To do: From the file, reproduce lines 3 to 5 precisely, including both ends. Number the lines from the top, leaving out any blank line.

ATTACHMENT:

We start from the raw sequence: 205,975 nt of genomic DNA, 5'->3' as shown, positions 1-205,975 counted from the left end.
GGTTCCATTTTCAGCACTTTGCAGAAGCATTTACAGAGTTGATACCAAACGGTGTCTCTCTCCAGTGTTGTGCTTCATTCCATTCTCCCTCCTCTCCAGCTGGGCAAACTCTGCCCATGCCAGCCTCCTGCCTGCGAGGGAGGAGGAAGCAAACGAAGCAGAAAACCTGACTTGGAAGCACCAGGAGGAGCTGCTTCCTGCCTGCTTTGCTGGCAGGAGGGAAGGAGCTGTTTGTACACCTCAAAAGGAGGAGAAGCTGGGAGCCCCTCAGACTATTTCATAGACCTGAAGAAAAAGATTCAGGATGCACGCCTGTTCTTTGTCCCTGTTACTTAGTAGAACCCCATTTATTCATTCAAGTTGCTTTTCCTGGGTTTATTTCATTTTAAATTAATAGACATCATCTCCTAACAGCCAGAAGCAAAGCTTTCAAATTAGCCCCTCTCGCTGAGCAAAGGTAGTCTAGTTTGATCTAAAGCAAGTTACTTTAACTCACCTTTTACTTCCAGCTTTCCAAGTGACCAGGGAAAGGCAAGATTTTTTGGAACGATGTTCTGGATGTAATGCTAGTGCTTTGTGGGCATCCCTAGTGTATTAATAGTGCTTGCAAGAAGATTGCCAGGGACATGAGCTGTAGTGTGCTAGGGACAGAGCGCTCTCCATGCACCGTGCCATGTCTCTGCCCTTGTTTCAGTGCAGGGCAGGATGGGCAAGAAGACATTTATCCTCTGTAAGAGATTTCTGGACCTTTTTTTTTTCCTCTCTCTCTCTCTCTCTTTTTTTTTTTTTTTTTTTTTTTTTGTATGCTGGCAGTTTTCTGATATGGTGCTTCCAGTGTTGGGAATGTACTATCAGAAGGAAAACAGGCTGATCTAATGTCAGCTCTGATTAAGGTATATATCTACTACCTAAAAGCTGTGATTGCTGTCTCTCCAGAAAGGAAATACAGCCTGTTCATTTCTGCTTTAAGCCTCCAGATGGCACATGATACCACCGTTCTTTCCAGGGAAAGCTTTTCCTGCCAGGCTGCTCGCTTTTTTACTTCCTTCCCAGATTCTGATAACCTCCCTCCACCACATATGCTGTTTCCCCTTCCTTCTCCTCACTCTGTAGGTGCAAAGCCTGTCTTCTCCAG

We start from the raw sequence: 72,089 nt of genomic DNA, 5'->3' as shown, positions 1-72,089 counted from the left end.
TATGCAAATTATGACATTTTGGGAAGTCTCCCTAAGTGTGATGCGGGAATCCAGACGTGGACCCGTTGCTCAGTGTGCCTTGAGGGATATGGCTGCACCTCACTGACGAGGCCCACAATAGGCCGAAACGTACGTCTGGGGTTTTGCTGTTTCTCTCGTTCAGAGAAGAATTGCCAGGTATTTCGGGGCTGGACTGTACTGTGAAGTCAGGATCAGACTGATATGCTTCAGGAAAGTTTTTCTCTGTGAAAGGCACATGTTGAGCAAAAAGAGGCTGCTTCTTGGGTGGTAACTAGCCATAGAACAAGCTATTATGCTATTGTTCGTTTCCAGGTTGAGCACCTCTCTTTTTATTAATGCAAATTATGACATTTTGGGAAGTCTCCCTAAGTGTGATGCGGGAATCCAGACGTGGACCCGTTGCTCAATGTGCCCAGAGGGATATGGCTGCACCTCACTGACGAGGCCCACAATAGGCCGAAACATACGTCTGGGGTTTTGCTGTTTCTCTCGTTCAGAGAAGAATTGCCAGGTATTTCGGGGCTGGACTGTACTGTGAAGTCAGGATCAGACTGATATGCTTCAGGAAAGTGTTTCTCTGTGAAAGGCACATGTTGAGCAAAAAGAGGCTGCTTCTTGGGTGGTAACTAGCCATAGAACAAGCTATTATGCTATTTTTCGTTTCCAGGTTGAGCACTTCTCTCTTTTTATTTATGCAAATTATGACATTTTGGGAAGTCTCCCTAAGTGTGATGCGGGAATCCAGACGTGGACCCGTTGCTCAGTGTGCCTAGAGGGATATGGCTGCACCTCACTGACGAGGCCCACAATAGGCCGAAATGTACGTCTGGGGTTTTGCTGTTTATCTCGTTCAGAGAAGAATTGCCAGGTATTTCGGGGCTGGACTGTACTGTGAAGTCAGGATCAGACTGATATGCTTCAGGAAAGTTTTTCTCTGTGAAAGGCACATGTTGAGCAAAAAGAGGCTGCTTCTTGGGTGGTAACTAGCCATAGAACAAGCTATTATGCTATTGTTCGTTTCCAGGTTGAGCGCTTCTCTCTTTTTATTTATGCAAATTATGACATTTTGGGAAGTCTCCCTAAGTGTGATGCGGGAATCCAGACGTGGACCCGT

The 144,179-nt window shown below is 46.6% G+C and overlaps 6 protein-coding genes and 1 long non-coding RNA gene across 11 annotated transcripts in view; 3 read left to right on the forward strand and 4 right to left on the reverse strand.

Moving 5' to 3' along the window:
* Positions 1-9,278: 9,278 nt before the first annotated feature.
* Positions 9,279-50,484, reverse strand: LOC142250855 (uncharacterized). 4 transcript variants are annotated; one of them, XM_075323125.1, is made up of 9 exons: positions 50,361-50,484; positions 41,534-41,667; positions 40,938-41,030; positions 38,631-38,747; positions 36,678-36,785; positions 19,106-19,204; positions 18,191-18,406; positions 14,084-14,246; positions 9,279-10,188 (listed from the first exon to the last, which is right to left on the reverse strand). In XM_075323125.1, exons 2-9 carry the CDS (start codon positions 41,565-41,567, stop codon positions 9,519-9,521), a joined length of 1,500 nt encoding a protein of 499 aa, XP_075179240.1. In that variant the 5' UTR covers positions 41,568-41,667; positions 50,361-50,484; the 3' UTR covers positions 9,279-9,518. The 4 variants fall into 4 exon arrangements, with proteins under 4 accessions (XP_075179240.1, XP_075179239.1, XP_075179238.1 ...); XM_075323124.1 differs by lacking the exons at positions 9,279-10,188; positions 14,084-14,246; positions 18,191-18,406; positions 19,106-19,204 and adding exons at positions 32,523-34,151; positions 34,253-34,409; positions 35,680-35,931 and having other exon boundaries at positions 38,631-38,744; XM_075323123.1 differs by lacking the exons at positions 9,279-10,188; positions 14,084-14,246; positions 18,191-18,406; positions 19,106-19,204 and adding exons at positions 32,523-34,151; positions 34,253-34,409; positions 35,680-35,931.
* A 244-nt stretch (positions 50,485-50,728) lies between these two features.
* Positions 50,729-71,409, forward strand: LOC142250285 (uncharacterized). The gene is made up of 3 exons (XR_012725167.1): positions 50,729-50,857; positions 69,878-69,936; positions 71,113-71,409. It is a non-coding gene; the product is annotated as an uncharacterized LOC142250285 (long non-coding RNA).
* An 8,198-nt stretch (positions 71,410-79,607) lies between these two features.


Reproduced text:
We start from the raw sequence: 72,089 nt of genomic DNA, 5'->3' as shown, positions 1-72,089 counted from the left end.
TATGCAAATTATGACATTTTGGGAAGTCTCCCTAAGTGTGATGCGGGAATCCAGACGTGGACCCGTTGCTCAGTGTGCCTTGAGGGATATGGCTGCACCTCACTGACGAGGCCCACAATAGGCCGAAACGTACGTCTGGGGTTTTGCTGTTTCTCTCGTTCAGAGAAGAATTGCCAGGTATTTCGGGGCTGGACTGTACTGTGAAGTCAGGATCAGACTGATATGCTTCAGGAAAGTTTTTCTCTGTGAAAGGCACATGTTGAGCAAAAAGAGGCTGCTTCTTGGGTGGTAACTAGCCATAGAACAAGCTATTATGCTATTGTTCGTTTCCAGGTTGAGCACCTCTCTTTTTATTAATGCAAATTATGACATTTTGGGAAGTCTCCCTAAGTGTGATGCGGGAATCCAGACGTGGACCCGTTGCTCAATGTGCCCAGAGGGATATGGCTGCACCTCACTGACGAGGCCCACAATAGGCCGAAACATACGTCTGGGGTTTTGCTGTTTCTCTCGTTCAGAGAAGAATTGCCAGGTATTTCGGGGCTGGACTGTACTGTGAAGTCAGGATCAGACTGATATGCTTCAGGAAAGTGTTTCTCTGTGAAAGGCACATGTTGAGCAAAAAGAGGCTGCTTCTTGGGTGGTAACTAGCCATAGAACAAGCTATTATGCTATTTTTCGTTTCCAGGTTGAGCACTTCTCTCTTTTTATTTATGCAAATTATGACATTTTGGGAAGTCTCCCTAAGTGTGATGCGGGAATCCAGACGTGGACCCGTTGCTCAGTGTGCCTAGAGGGATATGGCTGCACCTCACTGACGAGGCCCACAATAGGCCGAAATGTACGTCTGGGGTTTTGCTGTTTATCTCGTTCAGAGAAGAATTGCCAGGTATTTCGGGGCTGGACTGTACTGTGAAGTCAGGATCAGACTGATATGCTTCAGGAAAGTTTTTCTCTGTGAAAGGCACATGTTGAGCAAAAAGAGGCTGCTTCTTGGGTGGTAACTAGCCATAGAACAAGCTATTATGCTATTGTTCGTTTCCAGGTTGAGCGCTTCTCTCTTTTTATTTATGCAAATTATGACATTTTGGGAAGTCTCCCTAAGTGTGATGCGGGAATCCAGACGTGGACCCGT

The 144,179-nt window shown below is 46.6% G+C and overlaps 6 protein-coding genes and 1 long non-coding RNA gene across 11 annotated transcripts in view; 3 read left to right on the forward strand and 4 right to left on the reverse strand.